Ditcheat handler Paul Nicholls is no stranger to training Sullivan Bloodstock horses. Think Silviniaco Conti and Zarkandar to name but two.
Jared Sullivan, the man behind Sullivan Bloodstock, has moved a dozen racehorses from Willie Mullins’ yard in Ireland to Ditcheat for the new jumps season.
It could be the game-changer needed by Nicholls to re-establish dominance in British National Hunt racing. Longtime rival Nicky Henderson defeated him for the champion trainer title last term but it was a curtailed campaign.
Not that anybody at Ditcheat will use the pandemic as an excuse. Henderon’s Seven Barrows stable has JP McManus horses aplenty out to plunder prize money, but Sullivan Bloodstock counteracts that.
True, the operation isn’t in the hundreds like McManus. It is about quality more than quantity for Jared Sullivan and linking up with Nicholls again adds an interesting subplot for when the jumps season proper begins.
The owner has sent some serious racehorses to Ditcheat too. Even more casual horse racing fans will recognise some of the dozen making the switch from the Emerald Isle to Dorset.
Here, we take a look at five Sullivan Bloodstock horses to follow in the 2023-21 National Hunt season and why.
Mullins has a superb record with mares, and Laurina looked to have the world at her feet over hurdles. Either side of wide-margin wins over in the UK, she landed the Group 1 Mares Novice Hurdle Championship Final at Fairyhouse.
Going into a 2019 Champion Hurdle tilt, Laurina was unbeaten six races for Mullins. The drop back to 2m after winning so impressively over intermediate trips went against her, however.
A promising chase debut on reappearance last season wasn’t something Laurina could build on, however. Laurina bled and was pulled up on her next two outings, so switched back to the smaller obstacles.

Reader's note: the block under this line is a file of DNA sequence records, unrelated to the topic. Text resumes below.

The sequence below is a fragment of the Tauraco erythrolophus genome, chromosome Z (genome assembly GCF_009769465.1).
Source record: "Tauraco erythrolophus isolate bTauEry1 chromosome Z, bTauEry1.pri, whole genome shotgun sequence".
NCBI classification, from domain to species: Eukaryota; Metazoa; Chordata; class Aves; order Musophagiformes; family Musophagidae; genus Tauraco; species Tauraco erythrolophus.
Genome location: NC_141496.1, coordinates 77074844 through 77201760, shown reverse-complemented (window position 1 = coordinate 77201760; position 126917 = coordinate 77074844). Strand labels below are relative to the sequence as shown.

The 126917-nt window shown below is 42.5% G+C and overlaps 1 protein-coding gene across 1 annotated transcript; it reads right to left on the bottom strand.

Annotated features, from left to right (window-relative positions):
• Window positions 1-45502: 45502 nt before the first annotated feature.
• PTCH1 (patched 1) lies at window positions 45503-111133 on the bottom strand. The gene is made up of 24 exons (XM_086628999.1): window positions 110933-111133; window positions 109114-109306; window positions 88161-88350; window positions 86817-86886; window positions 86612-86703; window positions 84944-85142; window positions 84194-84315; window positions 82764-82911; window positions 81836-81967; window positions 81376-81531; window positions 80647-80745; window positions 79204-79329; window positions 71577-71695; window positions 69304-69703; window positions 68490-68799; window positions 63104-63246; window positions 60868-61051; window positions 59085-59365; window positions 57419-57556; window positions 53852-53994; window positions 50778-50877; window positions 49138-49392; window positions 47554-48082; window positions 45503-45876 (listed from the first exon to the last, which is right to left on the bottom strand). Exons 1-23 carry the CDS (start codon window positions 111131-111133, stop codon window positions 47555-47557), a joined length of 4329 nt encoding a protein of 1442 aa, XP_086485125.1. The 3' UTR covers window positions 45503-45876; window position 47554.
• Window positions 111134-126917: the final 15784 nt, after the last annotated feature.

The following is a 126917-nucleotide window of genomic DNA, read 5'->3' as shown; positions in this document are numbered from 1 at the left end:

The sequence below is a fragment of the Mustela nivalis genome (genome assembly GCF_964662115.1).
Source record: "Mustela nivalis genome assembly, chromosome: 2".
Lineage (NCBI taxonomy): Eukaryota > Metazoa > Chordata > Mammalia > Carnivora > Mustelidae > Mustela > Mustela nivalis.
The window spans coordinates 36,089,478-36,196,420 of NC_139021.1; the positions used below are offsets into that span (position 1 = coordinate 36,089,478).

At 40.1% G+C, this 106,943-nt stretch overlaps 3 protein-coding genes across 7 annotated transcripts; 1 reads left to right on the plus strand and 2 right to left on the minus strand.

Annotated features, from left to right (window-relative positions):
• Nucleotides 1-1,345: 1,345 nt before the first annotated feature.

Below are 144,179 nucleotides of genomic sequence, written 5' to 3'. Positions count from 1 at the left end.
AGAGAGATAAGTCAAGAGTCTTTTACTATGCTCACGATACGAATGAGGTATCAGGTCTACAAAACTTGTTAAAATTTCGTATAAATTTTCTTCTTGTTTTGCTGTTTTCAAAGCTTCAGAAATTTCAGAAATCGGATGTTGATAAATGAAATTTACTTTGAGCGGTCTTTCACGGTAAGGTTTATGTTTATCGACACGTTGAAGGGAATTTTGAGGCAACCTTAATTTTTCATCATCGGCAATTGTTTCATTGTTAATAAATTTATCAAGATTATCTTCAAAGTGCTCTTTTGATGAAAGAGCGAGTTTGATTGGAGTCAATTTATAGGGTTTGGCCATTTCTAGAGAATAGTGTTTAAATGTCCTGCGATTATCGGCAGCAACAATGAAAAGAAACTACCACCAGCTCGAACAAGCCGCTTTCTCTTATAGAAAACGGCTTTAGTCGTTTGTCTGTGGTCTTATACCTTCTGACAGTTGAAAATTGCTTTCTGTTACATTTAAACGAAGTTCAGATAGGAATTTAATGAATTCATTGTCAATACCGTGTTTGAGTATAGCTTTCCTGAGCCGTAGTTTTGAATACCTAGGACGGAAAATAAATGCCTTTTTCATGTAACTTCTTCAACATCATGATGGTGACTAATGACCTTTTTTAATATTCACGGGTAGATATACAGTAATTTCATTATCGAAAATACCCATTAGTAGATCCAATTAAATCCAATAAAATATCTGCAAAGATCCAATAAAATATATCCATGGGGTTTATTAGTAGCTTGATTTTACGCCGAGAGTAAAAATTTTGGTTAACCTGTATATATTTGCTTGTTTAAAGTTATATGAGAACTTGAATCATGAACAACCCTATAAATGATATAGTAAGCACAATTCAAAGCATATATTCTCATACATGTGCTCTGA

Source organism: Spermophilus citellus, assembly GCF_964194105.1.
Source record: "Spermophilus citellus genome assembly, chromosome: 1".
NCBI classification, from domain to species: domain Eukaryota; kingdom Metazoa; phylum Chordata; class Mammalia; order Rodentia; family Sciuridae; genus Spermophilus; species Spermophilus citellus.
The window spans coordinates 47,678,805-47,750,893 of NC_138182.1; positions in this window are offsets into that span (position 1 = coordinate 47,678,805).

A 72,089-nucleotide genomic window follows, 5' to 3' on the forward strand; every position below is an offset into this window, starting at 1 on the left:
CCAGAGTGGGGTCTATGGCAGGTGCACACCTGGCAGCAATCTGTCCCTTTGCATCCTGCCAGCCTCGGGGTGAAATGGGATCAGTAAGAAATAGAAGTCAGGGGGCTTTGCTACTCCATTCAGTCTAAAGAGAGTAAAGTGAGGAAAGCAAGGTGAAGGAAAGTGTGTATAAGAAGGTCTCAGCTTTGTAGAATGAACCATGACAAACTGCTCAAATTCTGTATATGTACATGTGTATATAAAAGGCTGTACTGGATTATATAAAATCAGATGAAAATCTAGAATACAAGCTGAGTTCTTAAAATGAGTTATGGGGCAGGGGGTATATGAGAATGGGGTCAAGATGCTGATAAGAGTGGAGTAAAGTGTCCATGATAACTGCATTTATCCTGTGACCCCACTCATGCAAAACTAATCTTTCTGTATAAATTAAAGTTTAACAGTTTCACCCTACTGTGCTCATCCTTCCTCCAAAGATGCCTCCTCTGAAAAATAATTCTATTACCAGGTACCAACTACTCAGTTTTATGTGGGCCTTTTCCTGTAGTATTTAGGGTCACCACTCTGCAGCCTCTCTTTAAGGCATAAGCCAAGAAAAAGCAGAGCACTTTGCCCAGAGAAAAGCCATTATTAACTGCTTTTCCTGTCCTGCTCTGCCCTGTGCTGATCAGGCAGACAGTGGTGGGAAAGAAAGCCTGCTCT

The daughter of Spanish Moon didn’t fire when switched back to hurdles on her final start for Mullins. They say a change is as good as a rest, so it will be fascinating to see what Nicholls can get out of her.
Laurina could go back over fences with a good programme for mares or stay hurdling. One of the few things Mullins didn’t try with her was a staying trip.
Now aged seven, Laurina may appreciate further and her half-brother Dallas Des Pictons won over 3m. That could being something like the Grade 2 Wafrield Mares’ Hurdle at Ascot into consideration over the winter.
Ante post odds of 33/1 for either the Champion Hurdle or inaugural Mares’ Chase only appeal if she does make a comeback. How Laurina’s campaign pans out for Sullivan Bloodstock is something to keep an eye on.
One race Nicholls targets more than any other is the King George VI Chase at Kempton Park on Boxing Day. That is why he has won the Christmastime showpiece a record 11 times before. Real Steel ran a really eye-catching race in defeat on his final start for Willie Mullins.
That was when sixth in the Cheltenham Gold Cup. While his stamina drained trying to get up the famous hill to the finish, Real Steel travelled well for much of the blue riband steeplechase. The way he shaped suggested 3m on a less demanding track could suit.
Since the news that Sullivan Bloodstock moved the seven-year-old Loup Breton gelding to Ditcheat, some bookmakers shortened Real Steel up for the King George. Ante post odds of 33/1 are still available in places, but he is half that price elsewhere.
Real Steel came into his own over fences last season. Two Grade 2 wins, including the scalp of King George third Footpad in the Kinloch Brae Chase at Thurles, are evidence of that. He showed plenty of promise as a novice too, winning three times in 2018-19.
It is well worth trying Real Steel at 3m again. Nicholls has plenty of other King George ammunition, namely dual winner Clan Des Obeaux and Cyrname could have another crack but nothing so unexposed.